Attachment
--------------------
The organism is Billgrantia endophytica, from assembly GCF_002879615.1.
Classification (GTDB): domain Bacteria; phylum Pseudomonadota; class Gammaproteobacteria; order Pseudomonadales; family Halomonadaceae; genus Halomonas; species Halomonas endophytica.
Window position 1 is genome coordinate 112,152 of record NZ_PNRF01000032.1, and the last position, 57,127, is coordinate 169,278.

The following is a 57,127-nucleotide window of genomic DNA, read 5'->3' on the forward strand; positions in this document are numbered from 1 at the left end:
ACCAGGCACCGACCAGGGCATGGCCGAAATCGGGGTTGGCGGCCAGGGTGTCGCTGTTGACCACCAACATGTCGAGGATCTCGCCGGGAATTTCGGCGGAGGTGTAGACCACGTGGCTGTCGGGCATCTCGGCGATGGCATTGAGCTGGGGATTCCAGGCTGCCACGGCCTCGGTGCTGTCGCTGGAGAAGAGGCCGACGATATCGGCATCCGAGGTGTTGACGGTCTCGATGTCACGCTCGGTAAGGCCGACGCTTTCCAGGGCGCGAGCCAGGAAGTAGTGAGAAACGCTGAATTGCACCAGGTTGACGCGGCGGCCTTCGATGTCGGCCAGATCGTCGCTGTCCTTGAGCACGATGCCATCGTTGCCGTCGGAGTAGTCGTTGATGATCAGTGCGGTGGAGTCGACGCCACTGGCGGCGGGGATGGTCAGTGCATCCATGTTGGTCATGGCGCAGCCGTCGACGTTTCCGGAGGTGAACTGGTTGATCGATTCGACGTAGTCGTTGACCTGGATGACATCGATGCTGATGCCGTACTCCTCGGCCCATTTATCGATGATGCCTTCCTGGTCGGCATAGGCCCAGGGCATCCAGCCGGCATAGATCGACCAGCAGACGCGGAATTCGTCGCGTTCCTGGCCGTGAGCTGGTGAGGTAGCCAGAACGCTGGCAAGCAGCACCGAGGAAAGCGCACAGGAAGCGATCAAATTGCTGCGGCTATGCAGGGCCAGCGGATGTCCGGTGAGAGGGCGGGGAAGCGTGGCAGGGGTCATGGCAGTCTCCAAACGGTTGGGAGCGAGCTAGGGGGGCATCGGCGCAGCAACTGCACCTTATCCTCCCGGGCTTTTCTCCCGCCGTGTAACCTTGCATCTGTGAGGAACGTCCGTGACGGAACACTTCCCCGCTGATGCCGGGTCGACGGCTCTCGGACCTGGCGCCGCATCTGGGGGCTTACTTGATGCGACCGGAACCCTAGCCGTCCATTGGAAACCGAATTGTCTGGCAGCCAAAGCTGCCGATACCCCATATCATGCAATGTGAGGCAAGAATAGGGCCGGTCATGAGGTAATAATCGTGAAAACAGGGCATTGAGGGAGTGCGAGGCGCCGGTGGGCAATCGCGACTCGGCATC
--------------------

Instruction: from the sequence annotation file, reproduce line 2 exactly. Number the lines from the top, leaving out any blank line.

Classification (GTDB): domain Bacteria; phylum Pseudomonadota; class Gammaproteobacteria; order Pseudomonadales; family Halomonadaceae; genus Halomonas; species Halomonas endophytica.